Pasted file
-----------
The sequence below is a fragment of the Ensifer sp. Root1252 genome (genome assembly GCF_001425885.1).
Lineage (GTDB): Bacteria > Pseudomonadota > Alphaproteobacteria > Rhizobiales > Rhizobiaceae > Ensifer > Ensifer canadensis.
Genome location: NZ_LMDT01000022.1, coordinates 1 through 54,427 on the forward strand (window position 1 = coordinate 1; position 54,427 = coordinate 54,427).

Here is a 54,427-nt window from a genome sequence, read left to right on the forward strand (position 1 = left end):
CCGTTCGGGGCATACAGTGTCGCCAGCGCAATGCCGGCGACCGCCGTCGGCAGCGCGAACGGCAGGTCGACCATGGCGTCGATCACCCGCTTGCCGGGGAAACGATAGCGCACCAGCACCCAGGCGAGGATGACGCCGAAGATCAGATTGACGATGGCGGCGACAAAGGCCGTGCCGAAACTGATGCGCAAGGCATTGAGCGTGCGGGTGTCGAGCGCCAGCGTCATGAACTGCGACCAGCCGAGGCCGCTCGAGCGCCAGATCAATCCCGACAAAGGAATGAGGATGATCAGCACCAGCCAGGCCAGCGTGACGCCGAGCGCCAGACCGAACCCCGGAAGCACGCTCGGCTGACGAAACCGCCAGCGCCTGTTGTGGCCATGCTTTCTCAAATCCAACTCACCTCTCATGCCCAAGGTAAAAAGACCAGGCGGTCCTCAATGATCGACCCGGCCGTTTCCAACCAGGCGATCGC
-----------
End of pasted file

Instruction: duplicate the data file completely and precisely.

The sequence below is a fragment of the Ensifer sp. Root1252 genome (genome assembly GCF_001425885.1).
Lineage (GTDB): Bacteria > Pseudomonadota > Alphaproteobacteria > Rhizobiales > Rhizobiaceae > Ensifer > Ensifer canadensis.
Genome location: NZ_LMDT01000022.1, coordinates 1 through 54,427 on the forward strand (window position 1 = coordinate 1; position 54,427 = coordinate 54,427).

Here is a 54,427-nt window from a genome sequence, read left to right on the forward strand (position 1 = left end):
CCGTTCGGGGCATACAGTGTCGCCAGCGCAATGCCGGCGACCGCCGTCGGCAGCGCGAACGGCAGGTCGACCATGGCGTCGATCACCCGCTTGCCGGGGAAACGATAGCGCACCAGCACCCAGGCGAGGATGACGCCGAAGATCAGATTGACGATGGCGGCGACAAAGGCCGTGCCGAAACTGATGCGCAAGGCATTGAGCGTGCGGGTGTCGAGCGCCAGCGTCATGAACTGCGACCAGCCGAGGCCGCTCGAGCGCCAGATCAATCCCGACAAAGGAATGAGGATGATCAGCACCAGCCAGGCCAGCGTGACGCCGAGCGCCAGACCGAACCCCGGAAGCACGCTCGGCTGACGAAACCGCCAGCGCCTGTTGTGGCCATGCTTTCTCAAATCCAACTCACCTCTCATGCCCAAGGTAAAAAGACCAGGCGGTCCTCAATGATCGACCCGGCCGTTTCCAACCAGGCGATCGC